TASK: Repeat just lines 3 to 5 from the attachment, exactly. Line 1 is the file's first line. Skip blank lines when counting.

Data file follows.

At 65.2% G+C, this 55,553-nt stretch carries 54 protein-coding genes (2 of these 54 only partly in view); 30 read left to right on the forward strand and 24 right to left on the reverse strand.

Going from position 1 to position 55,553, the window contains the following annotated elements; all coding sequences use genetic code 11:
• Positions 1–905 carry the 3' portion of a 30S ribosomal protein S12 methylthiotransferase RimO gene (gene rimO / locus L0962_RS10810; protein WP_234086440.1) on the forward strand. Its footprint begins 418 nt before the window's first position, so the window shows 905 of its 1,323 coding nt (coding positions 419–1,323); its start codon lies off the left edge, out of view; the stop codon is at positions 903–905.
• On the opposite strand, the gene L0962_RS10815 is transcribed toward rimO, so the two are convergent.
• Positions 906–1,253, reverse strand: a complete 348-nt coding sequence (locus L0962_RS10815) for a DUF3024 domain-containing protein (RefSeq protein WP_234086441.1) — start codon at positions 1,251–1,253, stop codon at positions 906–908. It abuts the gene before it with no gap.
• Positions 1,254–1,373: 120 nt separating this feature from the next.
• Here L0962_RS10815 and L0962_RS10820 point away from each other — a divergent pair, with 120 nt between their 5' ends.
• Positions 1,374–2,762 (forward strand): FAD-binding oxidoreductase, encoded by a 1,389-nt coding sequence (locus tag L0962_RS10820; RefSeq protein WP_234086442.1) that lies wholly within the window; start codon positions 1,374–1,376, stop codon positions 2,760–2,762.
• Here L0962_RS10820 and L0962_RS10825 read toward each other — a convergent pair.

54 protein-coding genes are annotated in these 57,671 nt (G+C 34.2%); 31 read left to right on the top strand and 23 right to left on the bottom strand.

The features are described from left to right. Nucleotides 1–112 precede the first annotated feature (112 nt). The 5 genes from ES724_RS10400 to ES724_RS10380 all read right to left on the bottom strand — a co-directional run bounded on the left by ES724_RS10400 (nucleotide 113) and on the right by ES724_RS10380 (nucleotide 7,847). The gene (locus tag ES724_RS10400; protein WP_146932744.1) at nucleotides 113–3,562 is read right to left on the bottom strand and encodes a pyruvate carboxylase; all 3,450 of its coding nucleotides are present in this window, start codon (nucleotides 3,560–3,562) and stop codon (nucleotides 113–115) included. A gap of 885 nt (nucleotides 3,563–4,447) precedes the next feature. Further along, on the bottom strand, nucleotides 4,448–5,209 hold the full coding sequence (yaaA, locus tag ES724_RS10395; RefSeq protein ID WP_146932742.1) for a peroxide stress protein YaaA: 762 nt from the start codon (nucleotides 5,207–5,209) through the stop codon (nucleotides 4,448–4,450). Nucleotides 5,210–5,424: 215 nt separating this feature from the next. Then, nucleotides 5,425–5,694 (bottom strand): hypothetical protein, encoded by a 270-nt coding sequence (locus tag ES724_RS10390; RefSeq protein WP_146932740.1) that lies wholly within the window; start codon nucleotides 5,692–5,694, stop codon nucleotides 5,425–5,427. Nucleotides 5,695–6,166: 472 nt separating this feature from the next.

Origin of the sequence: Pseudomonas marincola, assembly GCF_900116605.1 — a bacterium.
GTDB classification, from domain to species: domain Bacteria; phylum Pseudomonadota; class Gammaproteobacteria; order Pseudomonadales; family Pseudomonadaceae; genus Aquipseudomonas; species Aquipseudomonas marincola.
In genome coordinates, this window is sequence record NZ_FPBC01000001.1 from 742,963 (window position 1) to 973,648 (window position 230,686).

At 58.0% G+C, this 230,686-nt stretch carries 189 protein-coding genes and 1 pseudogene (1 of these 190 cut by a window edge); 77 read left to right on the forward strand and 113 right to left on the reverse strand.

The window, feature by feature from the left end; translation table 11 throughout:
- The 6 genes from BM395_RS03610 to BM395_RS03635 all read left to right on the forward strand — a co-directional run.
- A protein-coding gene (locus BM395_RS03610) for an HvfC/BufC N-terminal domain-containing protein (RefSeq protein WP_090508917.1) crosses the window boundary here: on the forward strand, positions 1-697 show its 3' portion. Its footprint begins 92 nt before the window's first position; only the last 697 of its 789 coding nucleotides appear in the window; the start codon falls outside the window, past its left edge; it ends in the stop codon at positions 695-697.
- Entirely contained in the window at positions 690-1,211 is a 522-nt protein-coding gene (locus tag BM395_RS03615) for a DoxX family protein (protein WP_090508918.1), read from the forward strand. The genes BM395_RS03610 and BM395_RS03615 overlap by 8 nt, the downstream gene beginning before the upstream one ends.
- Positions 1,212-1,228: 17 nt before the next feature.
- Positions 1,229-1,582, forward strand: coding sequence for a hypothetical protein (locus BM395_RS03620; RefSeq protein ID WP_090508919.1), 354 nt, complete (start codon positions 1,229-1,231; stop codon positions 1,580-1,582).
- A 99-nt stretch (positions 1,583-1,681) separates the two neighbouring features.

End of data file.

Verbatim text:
• Positions 1–905 carry the 3' portion of a 30S ribosomal protein S12 methylthiotransferase RimO gene (gene rimO / locus L0962_RS10810; protein WP_234086440.1) on the forward strand. Its footprint begins 418 nt before the window's first position, so the window shows 905 of its 1,323 coding nt (coding positions 419–1,323); its start codon lies off the left edge, out of view; the stop codon is at positions 903–905.
• On the opposite strand, the gene L0962_RS10815 is transcribed toward rimO, so the two are convergent.
• Positions 906–1,253, reverse strand: a complete 348-nt coding sequence (locus L0962_RS10815) for a DUF3024 domain-containing protein (RefSeq protein WP_234086441.1) — start codon at positions 1,251–1,253, stop codon at positions 906–908. It abuts the gene before it with no gap.